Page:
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“Performing the Politics of Memory: Grupa Spomenik, the Bosnian Genocide and the Articulation of Justice”

Sheikh, Shela. 2015. '“Performing the Politics of Memory: Grupa Spomenik, the Bosnian Genocide and the Articulation of Justice”'. In: Possibility Matters. Institute for Cultural Inquiry (ICI), Berlin, Germany. [Conference or Workshop Item]

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Abstract or Description

In their Pythagorean Lecture: Mathemes of Re-association (first performed in 2009), the art and theory collective Grupa Spomenik (Monument Group) take as their object of concern the role of forensic science in the process of the re-association of the dis-articulated, hence unidentified, mortal remains of the victims of the mass killings of Bosnian Muslims (Bosniaks) in Srebrenica in 1995. While advances in forensic science and anthropology have undoubtedly contributed enormously to the search for justice and legal accountability, Grupa Spomenik’s work brings to light the potential co-option and instrumentalization of such evidentiary and reconciliatory technologies and the manner in which the treatment of the victims by internationally sanctioned, humanitarian responses at times comes dangerously close to mirroring that of the original perpetrators.

At the heart of this paper is a questioning of the status of evidence, produced by forensic science, in investigations into violations of human rights. Through a reading of the Pythagorean Lecture, I affirm a social, cultural and scientific performance, as a mode of emancipatory political practice and will, that brings together (articulates) science, anthropology and the arts, and that sets forward (again, articulates) a critique of the positivism espoused by legal and scientific institutions and at the heart of various regimes of ‘the governance of trauma’. Here, Grupa Spomenik’s practice is viewed as an unique lens through which to re-view forensics’ ‘matter of fact’ as a (Latourian) ‘matter of concern’. Central to the paper are two conceptual and material motifs: performance and articulation. In the work of the Forensic Architecture project, the practice of forensics is re-imagined as that of forensis, Latin for ‘pertaining to the forum’ and origin of the term forensics. Here, the Latin forum’s capacity as a potential space of politics is resuscitated. Evidentiary, inanimate objects necessitate animation, active interpretation and corroboration – the mediated speech (articulation) of what Roman rhetorician Quintilian called prosopopeia. In the case of the Pythagorean Lecture, the absent bones are quite literally animated and performed. Meanwhile, the deeply troubling fate of the dis-articulated remains of victims demands a re-consideration of that which takes place in and escapes from the space of articulation between subject and object, speech and writing (traces), testimony and evidence, affirmation and denial, truth and fiction, epistemological openness and closure, with this unlocatable space of in-betweenness here conceptualized through Derridean différance, or what Grupa Spomenik name ‘the stubborn remainder’. In this reading, Grupa Spomenik’s performance opens up a performative space of discourse that works to unhinge and complicate common assumptions about the application of contemporary (forensic) science within the realms of humanitarianism and the politics of memory.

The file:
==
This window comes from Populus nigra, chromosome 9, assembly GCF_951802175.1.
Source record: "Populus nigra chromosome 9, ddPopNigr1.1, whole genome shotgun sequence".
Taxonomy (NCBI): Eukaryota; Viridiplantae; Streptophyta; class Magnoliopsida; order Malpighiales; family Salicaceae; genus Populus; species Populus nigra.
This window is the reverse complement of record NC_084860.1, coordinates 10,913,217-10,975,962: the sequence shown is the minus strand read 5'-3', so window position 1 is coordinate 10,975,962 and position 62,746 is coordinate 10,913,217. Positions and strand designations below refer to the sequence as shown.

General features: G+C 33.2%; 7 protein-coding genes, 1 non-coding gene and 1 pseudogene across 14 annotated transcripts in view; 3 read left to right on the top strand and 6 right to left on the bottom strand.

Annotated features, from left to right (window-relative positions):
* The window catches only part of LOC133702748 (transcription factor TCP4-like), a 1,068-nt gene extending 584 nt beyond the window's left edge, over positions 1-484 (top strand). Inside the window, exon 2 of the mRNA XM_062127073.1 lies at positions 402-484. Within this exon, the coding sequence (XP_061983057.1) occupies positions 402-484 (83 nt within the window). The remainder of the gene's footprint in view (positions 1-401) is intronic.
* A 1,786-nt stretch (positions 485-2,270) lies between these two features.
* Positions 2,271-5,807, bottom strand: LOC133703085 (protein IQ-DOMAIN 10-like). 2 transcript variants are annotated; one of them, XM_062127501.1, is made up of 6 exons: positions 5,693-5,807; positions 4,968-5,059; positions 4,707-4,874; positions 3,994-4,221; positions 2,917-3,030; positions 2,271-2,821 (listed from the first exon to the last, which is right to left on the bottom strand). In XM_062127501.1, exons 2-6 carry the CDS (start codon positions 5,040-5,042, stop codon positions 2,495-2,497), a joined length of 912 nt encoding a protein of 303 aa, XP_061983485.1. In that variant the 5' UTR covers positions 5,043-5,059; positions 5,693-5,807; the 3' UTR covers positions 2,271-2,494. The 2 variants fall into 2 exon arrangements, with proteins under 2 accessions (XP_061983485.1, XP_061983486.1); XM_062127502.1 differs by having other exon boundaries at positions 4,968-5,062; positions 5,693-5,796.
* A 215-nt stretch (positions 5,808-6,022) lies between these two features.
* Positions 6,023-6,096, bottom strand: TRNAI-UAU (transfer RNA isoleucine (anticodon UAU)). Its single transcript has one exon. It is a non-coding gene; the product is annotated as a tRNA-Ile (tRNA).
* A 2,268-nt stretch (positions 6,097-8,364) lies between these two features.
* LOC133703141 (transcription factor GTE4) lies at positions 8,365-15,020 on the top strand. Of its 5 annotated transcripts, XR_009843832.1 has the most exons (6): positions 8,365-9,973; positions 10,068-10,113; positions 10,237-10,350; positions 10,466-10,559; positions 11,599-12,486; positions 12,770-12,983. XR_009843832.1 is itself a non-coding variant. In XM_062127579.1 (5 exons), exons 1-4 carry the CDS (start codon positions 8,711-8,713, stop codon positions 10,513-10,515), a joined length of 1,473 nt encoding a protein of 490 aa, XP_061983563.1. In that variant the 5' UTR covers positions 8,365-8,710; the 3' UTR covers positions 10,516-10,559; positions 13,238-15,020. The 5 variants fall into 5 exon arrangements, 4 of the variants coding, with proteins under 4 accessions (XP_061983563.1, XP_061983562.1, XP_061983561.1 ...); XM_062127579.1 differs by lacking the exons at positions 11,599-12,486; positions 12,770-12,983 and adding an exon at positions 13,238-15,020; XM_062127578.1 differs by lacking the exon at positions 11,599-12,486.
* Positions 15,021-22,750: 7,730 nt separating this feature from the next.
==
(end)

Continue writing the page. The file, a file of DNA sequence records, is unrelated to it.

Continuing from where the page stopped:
Item Type:

Conference or Workshop Item (Paper)

Departments, Centres and Research Units:

Centre for Cultural Studies (1998-2017)

Dates:

DateEvent
5 December 2015Completed

Event Location:

Institute for Cultural Inquiry (ICI), Berlin, Germany

Item ID:

16884

Date Deposited:

17 Feb 2016 12:04

Last Modified:

01 Nov 2018 10:52

URI:

http://research.gold.ac.uk/id/eprint/16884

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